Note: Last weekend I went to Montreal. Check out more nibbles in my Snapshots from Montreal.
In the ice cream sandwich world, the macaron glacé might be the queen of them all. Instead of the long chocolate, tiny hole-filled cookies smashing generic vanilla ice cream, these are made with delicate French macarons as bookends and really good gelato inside.
It's hard to find them outside of France. This one was from Point G in Montreal, probably the best ice cream source in the city. Some people blab about Le Bilboquet but my Montreal food blogger pal Katerine insists that Point G is where it's at. "Le Bilboquet is fine—like Häagen-Dazs fine. Sure, it totally hits the spot, but why have Häagen-Dazs when you can have this?" And more importantly, why have just that when you can have it multiplied by macarons?
On the right side of the shop they have a bunch of colorful macarons in flavors galore: pear-ginger, caramel, pistachio, lavender-blueberry, citrus, chocolate-coconut, grapefruit, chocolate-hazelnut, creme brulee, chocolate-passionfruit, maple, dark chocolate, and more.
Unfortunately for the macaron glacé, where the macaron cookie part is about five times as big, it just comes in one big bright color and almond flavor.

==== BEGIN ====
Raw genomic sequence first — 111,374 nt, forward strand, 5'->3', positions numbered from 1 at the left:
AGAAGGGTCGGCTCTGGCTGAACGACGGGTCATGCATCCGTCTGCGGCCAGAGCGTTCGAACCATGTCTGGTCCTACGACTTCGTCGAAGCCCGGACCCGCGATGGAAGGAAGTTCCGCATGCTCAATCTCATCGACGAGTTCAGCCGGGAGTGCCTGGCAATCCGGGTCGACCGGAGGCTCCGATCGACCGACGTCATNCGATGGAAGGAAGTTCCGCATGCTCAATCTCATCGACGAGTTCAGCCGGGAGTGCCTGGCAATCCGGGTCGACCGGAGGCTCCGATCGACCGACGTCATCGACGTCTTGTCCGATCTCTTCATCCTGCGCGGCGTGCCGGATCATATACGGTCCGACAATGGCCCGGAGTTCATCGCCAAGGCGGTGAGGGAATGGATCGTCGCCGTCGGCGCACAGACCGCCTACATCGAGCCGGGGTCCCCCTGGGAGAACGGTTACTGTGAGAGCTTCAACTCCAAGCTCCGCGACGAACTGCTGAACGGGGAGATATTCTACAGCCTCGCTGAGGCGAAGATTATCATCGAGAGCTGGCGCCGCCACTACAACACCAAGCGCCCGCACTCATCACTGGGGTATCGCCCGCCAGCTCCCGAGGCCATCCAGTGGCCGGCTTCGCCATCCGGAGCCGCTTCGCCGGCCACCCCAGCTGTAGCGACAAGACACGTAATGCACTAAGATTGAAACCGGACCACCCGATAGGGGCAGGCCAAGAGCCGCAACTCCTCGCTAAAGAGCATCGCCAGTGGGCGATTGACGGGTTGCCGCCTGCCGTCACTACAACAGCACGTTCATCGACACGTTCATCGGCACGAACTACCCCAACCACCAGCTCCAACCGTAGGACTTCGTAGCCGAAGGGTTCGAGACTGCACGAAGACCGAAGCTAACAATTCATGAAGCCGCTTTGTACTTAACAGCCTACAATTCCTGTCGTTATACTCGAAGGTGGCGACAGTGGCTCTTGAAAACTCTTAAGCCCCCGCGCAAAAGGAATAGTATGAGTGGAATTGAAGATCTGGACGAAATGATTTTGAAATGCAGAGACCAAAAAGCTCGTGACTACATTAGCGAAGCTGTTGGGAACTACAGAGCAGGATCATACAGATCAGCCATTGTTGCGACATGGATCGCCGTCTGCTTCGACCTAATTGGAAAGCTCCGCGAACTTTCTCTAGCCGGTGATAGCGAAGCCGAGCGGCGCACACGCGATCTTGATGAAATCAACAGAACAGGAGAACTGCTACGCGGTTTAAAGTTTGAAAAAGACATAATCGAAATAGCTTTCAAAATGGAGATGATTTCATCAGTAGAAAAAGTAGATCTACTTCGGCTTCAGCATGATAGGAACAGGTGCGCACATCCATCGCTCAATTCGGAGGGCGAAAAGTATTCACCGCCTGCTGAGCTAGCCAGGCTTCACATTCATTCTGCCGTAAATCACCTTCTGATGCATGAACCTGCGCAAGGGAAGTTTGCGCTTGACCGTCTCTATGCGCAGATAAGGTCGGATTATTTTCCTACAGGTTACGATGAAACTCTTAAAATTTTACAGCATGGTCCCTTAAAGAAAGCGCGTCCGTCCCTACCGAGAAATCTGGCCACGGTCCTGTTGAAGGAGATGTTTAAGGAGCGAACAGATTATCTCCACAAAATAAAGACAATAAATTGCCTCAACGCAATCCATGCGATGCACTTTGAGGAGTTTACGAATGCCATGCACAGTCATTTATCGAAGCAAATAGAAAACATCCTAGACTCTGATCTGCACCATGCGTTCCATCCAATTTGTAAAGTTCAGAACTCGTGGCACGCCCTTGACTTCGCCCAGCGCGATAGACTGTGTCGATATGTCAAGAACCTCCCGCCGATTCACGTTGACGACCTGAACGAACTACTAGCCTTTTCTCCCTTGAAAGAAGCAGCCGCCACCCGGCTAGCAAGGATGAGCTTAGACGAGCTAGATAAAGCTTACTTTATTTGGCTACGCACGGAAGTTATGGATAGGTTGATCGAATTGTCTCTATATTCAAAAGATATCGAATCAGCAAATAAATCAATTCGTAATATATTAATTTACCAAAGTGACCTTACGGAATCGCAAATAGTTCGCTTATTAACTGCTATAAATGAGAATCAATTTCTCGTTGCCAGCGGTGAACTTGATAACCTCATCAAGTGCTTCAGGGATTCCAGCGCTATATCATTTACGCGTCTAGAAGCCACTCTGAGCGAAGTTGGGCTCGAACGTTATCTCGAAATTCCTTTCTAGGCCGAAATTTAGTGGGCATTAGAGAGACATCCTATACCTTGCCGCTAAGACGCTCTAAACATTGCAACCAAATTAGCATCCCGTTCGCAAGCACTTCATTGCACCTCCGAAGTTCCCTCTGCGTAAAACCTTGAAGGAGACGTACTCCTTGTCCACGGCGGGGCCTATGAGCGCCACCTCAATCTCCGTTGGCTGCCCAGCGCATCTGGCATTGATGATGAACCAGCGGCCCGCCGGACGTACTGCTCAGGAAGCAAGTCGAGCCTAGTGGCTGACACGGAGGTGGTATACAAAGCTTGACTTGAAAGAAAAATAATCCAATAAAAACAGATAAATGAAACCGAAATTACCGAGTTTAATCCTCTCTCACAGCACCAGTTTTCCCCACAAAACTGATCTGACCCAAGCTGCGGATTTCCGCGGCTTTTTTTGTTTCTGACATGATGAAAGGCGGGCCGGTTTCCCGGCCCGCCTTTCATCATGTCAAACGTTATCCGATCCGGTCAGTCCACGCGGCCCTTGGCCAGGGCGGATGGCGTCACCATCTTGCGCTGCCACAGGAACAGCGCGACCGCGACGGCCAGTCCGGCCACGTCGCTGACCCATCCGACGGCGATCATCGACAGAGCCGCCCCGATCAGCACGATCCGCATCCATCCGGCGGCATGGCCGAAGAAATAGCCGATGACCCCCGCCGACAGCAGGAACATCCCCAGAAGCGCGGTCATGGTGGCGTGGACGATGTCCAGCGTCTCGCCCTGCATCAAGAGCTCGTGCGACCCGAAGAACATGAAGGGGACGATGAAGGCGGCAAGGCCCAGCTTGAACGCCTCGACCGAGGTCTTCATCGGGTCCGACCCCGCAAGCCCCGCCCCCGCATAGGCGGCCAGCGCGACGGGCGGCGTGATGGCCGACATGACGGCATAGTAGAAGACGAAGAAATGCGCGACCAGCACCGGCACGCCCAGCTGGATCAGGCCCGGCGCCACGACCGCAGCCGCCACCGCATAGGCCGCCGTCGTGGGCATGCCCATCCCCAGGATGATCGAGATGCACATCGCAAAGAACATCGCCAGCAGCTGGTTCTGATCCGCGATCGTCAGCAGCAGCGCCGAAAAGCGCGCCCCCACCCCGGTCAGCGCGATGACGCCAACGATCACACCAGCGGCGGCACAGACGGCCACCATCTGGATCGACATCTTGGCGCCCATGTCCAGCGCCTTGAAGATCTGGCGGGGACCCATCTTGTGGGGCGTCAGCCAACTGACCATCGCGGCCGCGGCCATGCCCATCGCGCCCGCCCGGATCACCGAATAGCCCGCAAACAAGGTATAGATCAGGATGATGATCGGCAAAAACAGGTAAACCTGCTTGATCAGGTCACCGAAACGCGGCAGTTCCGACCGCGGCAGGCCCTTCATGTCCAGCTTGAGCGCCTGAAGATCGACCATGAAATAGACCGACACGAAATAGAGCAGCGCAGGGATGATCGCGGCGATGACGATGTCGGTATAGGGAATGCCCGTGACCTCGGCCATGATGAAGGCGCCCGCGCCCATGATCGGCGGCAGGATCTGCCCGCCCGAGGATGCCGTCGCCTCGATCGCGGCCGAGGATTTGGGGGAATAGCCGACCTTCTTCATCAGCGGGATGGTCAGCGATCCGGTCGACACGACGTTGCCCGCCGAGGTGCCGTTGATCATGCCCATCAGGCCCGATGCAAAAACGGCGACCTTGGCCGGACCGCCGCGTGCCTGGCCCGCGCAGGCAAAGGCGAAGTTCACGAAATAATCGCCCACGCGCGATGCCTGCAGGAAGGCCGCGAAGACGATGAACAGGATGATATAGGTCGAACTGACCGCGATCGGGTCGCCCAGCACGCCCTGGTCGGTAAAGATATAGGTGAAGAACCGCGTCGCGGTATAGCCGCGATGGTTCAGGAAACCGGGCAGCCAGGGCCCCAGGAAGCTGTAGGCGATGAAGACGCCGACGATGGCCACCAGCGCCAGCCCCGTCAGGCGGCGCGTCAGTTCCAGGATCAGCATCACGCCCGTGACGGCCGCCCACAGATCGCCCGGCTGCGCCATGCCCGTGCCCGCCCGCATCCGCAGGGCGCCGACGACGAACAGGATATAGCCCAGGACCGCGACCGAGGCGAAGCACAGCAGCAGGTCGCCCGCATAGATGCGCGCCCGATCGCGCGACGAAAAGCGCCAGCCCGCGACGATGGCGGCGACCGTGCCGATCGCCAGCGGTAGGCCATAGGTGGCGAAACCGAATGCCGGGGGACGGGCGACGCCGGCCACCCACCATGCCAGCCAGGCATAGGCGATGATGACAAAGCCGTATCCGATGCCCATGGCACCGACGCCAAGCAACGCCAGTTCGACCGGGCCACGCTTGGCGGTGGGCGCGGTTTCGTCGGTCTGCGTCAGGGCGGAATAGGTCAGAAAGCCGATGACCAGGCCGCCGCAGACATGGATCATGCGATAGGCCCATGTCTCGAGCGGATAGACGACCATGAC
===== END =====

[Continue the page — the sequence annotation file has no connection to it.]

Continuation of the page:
Over on the left side, the glass case is full of gelato flavors like maple, mojito, rum-raisin, and strawberry. But most eye-catching is that foie gras hiding in the back corner. It's not super creamy—more dry and icy, and considering how rich duck livers are, it's surprisingly kind of refreshing.
The mini gelato shovel sample was plenty for me, though Point G sells it by the jar for $25. They recommend spreading it on baguette (not scooping it into a macaron glace).
Co-owner Thierry Andrieu, who runs the place with fellow pastry chef Julien Reignier, is usually around smiling. You gotta love his little hot pink tuft of hair (which matches his coat, the walls, and the framboise macarons).
How exactly do you eat a macaron glacé? It's kind of like a multi-layered cheeseburger. You start rotating your head, calculating the perfect entry point. But you really just have to go for it, like Katerine is doing here. The delicate macaron buns will inevitably shatter into sugary shards and the gelato will ooze out the sides. Luckily they serve it in a paper boat-shaped bowl and taking bites via the mini gelato shovel helps.
1266, ave. Du Mont-Royal E, Montreal Québec, H2J 1Y3 (map) 514-750-7515
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